Americans love sports, as evidenced by the fact that the Super Bowl last Sunday was the most watched television event in history. While the game was a blowout and boring because of it, people didn’t tune in to see a tie, they watched to see one team beat the other, unambiguously. But sports, at least on the professional level, are just about the last bastion of meritocracy left in the country, and the damage its loss will bring to the future is immeasurable.
There were controversies this week in Silver Spring, Maryland, and with comedian Jerry Seinfeld that will have most Americans shaking their heads, but has progressives ringing their hands.
Some people are better at certain things than others. Some are good at school, others are good at sports (and some are good at both), and so on. This simple fact was once undeniable because, well, it’s a fact. But now there is a movement afoot not to deny that fact, but to obscure it, to insulate children from it so as to create the impression that everyone is special.
Lake Wobegon, the fictional boyhood home of Garrison Keillor, was noted because “all the children are above average.” While Lake Wobegon is an obvious fiction, some in the city of Silver Spring, Maryland, are seeking to create a virtual one, not by raising low-performing students to heights they’ve yet to achieve, but by refusing to acknowledge high-performing students because recognizing them might hurt the feelings of those not in that group.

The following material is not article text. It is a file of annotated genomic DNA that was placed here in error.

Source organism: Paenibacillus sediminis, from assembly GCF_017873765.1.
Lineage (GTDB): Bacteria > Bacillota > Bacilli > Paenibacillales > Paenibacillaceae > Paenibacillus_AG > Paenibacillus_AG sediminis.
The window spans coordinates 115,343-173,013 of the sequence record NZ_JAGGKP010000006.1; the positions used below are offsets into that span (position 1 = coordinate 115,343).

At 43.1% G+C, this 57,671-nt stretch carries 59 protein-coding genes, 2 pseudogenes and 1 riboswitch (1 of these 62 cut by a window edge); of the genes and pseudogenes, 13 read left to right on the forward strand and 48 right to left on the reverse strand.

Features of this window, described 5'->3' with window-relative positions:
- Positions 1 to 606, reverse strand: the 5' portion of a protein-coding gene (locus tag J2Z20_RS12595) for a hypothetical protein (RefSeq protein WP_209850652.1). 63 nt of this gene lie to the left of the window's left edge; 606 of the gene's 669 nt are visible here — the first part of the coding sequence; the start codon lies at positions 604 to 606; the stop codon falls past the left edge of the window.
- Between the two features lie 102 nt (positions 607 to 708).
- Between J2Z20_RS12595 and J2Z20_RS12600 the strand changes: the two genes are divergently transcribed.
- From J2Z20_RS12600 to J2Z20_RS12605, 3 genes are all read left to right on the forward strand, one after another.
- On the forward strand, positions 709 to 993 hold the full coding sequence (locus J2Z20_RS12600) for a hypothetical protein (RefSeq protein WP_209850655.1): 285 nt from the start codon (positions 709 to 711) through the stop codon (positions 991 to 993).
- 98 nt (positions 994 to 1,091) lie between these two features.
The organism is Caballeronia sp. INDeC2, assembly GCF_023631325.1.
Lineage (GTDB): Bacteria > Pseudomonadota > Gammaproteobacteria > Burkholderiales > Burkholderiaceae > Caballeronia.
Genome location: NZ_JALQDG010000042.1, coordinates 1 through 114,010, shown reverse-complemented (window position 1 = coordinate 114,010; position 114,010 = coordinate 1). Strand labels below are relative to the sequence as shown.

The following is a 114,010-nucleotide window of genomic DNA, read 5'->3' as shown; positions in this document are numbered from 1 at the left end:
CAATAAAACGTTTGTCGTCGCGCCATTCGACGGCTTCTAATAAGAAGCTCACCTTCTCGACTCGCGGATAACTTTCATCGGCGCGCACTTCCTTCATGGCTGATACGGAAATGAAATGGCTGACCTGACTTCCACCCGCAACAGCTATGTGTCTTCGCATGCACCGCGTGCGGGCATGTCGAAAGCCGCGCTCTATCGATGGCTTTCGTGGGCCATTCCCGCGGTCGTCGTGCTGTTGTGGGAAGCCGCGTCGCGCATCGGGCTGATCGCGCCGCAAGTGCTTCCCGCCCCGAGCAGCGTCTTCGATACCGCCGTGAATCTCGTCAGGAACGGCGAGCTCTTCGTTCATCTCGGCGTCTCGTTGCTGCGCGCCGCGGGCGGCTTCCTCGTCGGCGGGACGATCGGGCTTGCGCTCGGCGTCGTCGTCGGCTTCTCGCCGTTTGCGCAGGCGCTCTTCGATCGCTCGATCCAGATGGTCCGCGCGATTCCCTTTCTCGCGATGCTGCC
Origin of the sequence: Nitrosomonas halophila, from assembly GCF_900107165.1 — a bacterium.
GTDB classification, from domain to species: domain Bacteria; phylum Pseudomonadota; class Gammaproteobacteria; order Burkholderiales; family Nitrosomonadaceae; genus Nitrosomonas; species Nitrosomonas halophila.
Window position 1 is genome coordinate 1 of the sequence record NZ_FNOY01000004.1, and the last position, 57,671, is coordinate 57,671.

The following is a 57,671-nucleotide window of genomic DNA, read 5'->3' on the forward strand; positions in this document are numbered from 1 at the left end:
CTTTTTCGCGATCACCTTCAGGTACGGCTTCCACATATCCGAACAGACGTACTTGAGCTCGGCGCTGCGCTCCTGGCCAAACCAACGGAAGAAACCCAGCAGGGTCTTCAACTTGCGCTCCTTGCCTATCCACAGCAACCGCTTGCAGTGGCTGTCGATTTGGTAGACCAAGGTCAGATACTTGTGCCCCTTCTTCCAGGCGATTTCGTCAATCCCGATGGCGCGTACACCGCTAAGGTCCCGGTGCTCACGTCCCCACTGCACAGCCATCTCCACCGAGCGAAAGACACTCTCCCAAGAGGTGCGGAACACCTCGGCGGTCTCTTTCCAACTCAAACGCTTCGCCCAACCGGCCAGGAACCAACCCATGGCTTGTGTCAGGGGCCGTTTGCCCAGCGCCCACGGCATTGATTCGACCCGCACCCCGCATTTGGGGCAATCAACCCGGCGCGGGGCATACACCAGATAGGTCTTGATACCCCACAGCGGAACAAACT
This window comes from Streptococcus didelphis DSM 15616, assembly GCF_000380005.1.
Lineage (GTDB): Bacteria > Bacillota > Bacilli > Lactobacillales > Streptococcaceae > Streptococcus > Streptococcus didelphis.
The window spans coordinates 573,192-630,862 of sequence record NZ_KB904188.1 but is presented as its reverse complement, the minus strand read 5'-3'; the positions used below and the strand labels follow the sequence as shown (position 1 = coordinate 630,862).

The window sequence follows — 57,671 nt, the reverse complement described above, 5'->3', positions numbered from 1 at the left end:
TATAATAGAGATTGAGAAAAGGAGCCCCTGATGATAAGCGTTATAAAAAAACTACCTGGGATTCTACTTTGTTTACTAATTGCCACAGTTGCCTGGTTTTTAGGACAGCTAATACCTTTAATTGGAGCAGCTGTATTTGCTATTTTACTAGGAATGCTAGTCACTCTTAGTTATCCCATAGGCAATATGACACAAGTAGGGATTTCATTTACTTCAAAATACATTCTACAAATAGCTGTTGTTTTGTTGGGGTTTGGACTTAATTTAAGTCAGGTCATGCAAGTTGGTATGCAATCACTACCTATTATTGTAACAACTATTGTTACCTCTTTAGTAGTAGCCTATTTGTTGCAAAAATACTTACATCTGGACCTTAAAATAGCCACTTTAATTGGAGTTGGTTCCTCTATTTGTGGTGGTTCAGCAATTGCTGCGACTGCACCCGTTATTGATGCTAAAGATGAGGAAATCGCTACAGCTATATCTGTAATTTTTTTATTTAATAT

The Washington Post ran a story this week about Eastern Middle School in Silver Spring and their plans to have a special pizza party, game room and dance for students who’ve gotten straight A’s. The story wasn’t celebrating students for an achievement most of us never reached, instead it was about how this singling out of students who achieved academic perfection would impact those students who didn’t.
“The students that don’t get to go end up feeling bad,” the mother of a child with an undescribed learning disability told the Post. Maybe, but so what? Have we really reached the point where we can’t celebrate success because not everyone achieves it in every situation?
Barbara Marinak, an associate professor of education at St. Mary’s University in Emmitsburg, Maryland, told the Post, “You’re creating a caste system that could easily result in bullying and victimization, which is what we’re trying to prevent, especially in middle school.”